Wednesday, 4 October marked the return of the ACRPS' regular seminar series of events devoted to studying issues of topical interest to the scholarly community at the Center and throughout Doha. This week's seminar, the first in the 2017/2018 academic year, was delivered by Mohammed Jamal Barout whose lecture tackled the topic of "The Historical, Institutional Roots of the Divergence of Sunni and Shia Islam during the Fourth and Fifth Hijri Centuries (1100-1200 AD): from Sect to Confession". Barout's work, which drew a large audience, examined the period during which the two major Islamic sects extant today crystalized in the Middle East, under the Abbasid and Fatimid Empires. It was during that time, explained Barout, that theological division between various jurisprudents seeking to establish the primacy of their school of thought as the "single path to salvation"—an allusion to a contested Hadith—developed into distinct confessional/sectarian identities.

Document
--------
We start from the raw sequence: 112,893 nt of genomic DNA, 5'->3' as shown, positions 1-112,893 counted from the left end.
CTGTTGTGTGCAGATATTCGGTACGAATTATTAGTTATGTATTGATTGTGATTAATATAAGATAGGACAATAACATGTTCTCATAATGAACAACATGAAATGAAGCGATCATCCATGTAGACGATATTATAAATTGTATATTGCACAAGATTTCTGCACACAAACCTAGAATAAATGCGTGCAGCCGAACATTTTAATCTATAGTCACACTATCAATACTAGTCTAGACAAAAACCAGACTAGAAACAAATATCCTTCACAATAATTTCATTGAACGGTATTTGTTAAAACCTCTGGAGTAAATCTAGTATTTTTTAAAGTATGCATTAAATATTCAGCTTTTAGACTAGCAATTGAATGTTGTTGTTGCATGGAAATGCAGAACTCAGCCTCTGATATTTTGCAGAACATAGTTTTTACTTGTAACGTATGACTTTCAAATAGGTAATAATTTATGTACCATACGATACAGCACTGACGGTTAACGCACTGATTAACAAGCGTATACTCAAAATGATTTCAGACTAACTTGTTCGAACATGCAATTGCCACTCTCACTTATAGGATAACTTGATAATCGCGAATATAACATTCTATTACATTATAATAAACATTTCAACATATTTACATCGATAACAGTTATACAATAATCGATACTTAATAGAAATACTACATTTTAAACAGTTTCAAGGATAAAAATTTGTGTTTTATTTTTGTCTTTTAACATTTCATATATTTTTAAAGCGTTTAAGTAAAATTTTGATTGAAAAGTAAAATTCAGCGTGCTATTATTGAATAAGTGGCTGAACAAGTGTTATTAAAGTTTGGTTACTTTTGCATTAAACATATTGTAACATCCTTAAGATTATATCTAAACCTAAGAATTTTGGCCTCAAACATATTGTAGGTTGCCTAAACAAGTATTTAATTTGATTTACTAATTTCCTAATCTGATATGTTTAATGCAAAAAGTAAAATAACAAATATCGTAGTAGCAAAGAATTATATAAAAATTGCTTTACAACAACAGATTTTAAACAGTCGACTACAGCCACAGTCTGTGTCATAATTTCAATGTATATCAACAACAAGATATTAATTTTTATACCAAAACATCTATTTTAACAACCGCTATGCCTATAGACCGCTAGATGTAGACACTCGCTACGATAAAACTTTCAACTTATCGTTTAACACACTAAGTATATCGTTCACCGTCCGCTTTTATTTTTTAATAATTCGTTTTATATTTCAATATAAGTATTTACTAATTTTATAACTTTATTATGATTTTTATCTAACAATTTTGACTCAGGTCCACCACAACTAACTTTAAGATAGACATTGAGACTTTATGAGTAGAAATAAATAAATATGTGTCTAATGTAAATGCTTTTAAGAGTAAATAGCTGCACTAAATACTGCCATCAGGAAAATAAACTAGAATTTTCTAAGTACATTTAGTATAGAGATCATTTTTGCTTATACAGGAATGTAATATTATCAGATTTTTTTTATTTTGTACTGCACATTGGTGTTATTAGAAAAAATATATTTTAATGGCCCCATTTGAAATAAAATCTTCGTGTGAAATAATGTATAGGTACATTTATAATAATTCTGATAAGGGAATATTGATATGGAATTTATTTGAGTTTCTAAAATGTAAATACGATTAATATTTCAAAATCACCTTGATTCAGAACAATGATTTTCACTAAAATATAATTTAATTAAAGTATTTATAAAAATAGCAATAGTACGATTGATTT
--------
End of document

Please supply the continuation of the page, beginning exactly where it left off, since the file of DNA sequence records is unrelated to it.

Barout used his time to explore the theological, historical dynamics which gave rise to the institutionalization of these distinct identities in later periods. Barout was followed by historian Wajih Kawtharani, who offered a critique of Barout's depiction of the growth of distinct Islamic identities. Kawtharani's main contention was that Jamal Barout's treatment of the disputes which brought the nascent Sunni-Shia divide to an edge did not take into account the political turmoil and mass revolts which characterized the preceding three centuries of Islamic social history.
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